Increase Donor Loyalty With Our Best Practices

One of the advantages that nonprofit organizations have is that often donors are looking for authentic personal connections with the nonprofit. Donors want to feel connected, like they are a part of something bigger, and feel like they belong.

As a nonprofit, one of the best ways to increase donor loyalty is by showing up. These days virtually can be almost as effective as in person. Donor loyalty is driven by human connection, which means personalizing your communications with them will ensure that your donors reach out to you again in the future.

This article will discuss how to increase donor loyalty by utilizing these 8 tools.

Challenges With Donor Loyalty Today

Put yourself in the shoes of your donors. You have finally selected a nonprofit organization whose mission and values align closely with your own. To begin, you choose to donate $100 to them. While your contribution may not be a massive donation, it’s still a significant contribution to the cause.

A week goes by following your donation, and you’ve received no response from the organization. Another week goes by, and still, there has been no response. You’re disappointed in the organization at first, but eventually, you simply forget about the whole thing.

While you may have forgotten about the whole ordeal, the critical thing to remember is that you will never give again.

Don’t let your nonprofit organization follow this path. Here are the top 8 ways to increase donor loyalty with our best practices!

Top 8 Ways to Increase Donor Loyalty

Even though nonprofits have notoriously stringent budgets, you’ll be happy to know that it doesn’t take much money to increase donor loyalty. Here are the top 8 ways to increase donor loyalty with our practices.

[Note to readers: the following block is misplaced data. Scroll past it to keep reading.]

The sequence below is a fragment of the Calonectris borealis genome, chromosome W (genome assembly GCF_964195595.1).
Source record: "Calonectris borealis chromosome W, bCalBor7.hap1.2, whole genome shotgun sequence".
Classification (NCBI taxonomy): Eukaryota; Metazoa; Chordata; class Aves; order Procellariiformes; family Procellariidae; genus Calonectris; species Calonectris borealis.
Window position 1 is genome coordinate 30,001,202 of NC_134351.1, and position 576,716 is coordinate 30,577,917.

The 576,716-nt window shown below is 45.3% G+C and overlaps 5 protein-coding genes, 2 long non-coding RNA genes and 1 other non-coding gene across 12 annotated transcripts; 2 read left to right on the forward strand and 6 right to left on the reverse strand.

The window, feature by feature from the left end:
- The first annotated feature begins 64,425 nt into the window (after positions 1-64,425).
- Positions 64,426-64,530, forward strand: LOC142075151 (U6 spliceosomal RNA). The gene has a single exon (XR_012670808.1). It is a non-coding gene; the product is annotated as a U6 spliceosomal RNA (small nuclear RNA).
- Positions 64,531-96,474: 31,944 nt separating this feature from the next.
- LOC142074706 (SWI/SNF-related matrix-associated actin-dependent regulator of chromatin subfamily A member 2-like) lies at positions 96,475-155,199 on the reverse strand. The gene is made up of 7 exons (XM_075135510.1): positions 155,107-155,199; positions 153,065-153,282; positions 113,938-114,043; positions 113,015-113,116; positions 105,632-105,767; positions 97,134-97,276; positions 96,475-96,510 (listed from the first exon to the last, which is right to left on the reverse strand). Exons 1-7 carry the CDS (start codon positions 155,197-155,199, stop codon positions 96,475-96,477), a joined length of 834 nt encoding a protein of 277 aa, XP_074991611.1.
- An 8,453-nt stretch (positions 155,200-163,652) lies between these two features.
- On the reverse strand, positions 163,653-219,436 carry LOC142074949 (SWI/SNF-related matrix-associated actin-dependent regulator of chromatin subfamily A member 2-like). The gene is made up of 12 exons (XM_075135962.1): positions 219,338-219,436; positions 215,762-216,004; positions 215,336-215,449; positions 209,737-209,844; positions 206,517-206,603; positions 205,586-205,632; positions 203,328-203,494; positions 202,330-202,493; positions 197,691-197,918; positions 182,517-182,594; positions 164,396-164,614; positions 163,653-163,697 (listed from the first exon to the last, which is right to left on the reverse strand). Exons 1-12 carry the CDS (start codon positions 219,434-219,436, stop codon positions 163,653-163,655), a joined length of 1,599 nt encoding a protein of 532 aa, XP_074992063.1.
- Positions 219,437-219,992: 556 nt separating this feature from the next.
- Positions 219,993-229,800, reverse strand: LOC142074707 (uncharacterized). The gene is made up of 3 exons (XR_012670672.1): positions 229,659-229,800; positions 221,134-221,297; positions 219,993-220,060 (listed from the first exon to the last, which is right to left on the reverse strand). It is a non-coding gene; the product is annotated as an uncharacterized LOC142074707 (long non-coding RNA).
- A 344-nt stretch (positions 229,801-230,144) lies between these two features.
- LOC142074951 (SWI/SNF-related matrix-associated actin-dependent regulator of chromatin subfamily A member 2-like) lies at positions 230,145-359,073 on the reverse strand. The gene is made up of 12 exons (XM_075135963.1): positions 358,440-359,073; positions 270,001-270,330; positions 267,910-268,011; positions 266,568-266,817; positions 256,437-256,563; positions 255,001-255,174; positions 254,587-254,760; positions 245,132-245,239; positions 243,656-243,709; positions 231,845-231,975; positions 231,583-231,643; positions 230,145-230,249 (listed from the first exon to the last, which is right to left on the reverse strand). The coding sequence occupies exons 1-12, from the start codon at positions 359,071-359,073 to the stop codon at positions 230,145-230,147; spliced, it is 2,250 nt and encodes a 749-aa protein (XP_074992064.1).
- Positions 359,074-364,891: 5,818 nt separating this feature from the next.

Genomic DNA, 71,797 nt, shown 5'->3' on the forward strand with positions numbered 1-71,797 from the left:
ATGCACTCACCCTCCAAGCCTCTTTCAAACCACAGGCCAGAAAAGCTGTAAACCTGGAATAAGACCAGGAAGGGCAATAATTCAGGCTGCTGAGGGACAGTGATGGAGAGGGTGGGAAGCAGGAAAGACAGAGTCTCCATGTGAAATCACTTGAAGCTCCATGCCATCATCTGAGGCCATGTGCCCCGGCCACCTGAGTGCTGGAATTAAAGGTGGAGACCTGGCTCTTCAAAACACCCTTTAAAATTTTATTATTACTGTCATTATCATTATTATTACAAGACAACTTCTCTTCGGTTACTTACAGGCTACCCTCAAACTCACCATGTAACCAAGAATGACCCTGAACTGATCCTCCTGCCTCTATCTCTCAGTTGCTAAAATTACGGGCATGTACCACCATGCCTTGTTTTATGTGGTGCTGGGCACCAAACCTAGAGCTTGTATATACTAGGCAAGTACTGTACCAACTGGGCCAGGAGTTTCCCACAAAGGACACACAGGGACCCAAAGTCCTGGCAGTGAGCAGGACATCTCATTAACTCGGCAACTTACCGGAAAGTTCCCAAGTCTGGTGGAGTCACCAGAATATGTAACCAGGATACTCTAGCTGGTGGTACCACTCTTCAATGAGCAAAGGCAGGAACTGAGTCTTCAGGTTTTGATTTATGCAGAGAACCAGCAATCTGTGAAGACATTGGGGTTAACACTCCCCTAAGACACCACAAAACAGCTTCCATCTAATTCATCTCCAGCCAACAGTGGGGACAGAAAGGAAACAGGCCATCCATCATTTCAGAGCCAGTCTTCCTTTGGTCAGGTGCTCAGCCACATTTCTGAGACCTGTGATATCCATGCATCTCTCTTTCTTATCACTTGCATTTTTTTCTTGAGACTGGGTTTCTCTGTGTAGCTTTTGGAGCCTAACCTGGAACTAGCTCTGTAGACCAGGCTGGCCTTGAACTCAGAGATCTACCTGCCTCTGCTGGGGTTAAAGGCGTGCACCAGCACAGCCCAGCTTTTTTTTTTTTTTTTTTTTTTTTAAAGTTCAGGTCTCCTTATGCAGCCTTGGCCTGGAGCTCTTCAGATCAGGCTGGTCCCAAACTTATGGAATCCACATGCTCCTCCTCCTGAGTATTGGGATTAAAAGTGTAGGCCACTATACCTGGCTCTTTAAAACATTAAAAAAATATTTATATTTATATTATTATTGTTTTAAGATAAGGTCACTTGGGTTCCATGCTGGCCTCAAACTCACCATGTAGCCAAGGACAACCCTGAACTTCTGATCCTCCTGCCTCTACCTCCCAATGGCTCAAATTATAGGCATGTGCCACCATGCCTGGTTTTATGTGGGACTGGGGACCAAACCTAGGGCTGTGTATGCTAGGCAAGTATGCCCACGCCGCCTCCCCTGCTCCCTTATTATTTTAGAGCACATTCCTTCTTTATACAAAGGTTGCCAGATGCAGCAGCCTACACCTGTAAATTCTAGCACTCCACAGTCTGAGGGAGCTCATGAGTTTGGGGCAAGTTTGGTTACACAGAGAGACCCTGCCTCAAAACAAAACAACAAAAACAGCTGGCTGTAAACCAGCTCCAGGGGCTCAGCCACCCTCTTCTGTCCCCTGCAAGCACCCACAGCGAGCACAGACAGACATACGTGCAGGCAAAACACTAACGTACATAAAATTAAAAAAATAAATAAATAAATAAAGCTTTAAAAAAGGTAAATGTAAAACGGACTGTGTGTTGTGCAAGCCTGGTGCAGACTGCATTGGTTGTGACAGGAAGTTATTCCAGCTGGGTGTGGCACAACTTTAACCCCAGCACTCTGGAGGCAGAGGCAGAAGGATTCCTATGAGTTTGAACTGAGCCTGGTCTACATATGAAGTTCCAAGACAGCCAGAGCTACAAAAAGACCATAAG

1. Connect With Your Donors Regularly
As previously mentioned, the primary method to increase donor loyalty is by staying connected. By regularly engaging with your donors, you are helping to build upon the emotional connection between them and your organization.

Some of the ways you can stay on top of your connections include:

Building a website
Updating your website weekly
Sending out newsletters
Provide video content
Post engaging content on social media

You should take the time to research your donor demographic’s preferred method of communication and hone in on developing those areas of your marketing efforts. And remember, don’t just post boring things. Find ways to engage directly with donors and personalize your efforts as much as possible.

2. Donor-Stewardship
Donor-stewardship is the process of building a relationship with your donors after they make a gift. The main aim of stewarding your donors is to encourage them to donate again. Creating a relationship with your donors will make them feel loyal and increase future fundraising.

Keep in mind the donor pyramid and varying levels of engagement within it. The different levels within the donor pyramid include: